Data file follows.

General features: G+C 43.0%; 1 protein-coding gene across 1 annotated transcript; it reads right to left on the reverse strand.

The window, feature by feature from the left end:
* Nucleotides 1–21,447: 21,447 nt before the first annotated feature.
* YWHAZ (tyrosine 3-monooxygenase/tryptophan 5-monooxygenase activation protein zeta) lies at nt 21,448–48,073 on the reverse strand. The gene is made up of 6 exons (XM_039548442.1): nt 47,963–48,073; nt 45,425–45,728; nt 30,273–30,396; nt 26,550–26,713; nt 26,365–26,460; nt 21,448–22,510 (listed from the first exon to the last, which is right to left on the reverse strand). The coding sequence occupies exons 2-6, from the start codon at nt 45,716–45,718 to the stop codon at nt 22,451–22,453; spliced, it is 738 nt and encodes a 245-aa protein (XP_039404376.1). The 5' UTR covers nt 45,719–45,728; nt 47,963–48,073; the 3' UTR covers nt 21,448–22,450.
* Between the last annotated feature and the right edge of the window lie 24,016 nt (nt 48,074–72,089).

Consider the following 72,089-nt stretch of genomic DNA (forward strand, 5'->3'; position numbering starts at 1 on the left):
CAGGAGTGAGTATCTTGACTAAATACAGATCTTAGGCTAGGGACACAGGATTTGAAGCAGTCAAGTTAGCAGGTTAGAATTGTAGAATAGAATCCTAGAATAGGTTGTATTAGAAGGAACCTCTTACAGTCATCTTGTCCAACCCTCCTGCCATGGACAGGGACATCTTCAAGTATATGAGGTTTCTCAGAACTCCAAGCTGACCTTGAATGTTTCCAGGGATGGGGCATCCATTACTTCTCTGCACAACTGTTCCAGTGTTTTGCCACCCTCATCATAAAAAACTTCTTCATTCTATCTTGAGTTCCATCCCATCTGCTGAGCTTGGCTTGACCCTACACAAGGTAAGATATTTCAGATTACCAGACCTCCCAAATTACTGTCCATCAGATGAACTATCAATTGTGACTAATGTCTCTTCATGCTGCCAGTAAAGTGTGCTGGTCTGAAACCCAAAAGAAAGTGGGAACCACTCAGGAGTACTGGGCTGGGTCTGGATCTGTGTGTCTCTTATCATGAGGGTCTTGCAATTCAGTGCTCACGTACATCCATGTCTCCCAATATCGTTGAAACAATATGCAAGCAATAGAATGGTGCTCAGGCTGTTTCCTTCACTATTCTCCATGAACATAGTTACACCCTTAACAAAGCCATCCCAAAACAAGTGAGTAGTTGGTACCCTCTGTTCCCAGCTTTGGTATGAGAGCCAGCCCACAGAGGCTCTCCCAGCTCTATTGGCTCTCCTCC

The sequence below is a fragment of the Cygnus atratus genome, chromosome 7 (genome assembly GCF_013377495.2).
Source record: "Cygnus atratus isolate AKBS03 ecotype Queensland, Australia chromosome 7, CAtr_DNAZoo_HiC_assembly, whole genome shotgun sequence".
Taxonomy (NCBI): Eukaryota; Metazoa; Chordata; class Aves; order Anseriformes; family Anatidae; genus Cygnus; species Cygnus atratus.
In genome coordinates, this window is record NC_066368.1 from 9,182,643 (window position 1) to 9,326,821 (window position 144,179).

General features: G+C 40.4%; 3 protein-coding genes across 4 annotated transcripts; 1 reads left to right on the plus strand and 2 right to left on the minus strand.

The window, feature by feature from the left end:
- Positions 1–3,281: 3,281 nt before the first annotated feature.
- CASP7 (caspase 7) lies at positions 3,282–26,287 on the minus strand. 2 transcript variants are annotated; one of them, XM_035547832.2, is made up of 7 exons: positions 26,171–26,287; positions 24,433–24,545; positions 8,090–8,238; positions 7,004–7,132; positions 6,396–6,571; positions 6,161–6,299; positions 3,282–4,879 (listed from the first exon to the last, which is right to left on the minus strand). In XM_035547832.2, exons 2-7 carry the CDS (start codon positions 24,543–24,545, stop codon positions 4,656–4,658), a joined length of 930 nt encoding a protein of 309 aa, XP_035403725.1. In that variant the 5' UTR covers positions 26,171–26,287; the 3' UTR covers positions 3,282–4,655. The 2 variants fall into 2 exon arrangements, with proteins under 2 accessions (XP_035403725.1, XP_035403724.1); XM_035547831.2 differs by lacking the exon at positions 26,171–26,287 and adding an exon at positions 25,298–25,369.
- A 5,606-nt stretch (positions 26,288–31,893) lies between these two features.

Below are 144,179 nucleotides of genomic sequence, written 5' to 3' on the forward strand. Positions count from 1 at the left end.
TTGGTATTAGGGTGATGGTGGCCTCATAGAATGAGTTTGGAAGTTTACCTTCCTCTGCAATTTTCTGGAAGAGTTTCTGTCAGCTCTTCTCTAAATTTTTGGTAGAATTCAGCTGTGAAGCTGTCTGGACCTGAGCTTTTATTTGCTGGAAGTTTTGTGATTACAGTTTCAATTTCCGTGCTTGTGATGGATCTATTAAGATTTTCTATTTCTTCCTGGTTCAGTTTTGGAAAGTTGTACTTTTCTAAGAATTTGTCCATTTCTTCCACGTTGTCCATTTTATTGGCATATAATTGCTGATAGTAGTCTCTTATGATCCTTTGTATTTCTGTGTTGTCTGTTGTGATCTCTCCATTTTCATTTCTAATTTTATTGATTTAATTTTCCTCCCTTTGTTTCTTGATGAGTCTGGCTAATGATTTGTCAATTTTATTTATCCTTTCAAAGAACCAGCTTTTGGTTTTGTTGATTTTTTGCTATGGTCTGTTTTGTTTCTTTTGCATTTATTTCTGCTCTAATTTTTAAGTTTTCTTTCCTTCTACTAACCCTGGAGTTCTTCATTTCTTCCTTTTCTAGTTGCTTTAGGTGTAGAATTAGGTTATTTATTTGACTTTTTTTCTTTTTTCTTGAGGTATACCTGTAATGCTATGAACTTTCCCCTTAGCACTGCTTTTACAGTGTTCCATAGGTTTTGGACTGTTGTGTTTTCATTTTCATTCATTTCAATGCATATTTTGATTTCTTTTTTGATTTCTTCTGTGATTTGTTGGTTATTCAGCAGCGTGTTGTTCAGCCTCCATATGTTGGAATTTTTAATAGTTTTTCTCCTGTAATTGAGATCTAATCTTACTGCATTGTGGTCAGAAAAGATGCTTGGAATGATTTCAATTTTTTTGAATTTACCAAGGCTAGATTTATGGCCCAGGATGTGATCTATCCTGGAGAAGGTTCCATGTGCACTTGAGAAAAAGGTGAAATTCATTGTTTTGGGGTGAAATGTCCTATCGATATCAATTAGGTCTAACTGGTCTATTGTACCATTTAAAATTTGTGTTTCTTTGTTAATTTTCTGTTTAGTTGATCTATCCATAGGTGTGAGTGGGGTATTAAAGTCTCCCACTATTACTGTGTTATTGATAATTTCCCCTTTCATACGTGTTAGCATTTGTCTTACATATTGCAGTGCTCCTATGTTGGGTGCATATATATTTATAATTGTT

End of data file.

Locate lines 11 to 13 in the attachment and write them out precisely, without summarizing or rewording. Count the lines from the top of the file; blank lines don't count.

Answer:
In genome coordinates, this window is record NC_066368.1 from 9,182,643 (window position 1) to 9,326,821 (window position 144,179).

General features: G+C 40.4%; 3 protein-coding genes across 4 annotated transcripts; 1 reads left to right on the plus strand and 2 right to left on the minus strand.

The window, feature by feature from the left end: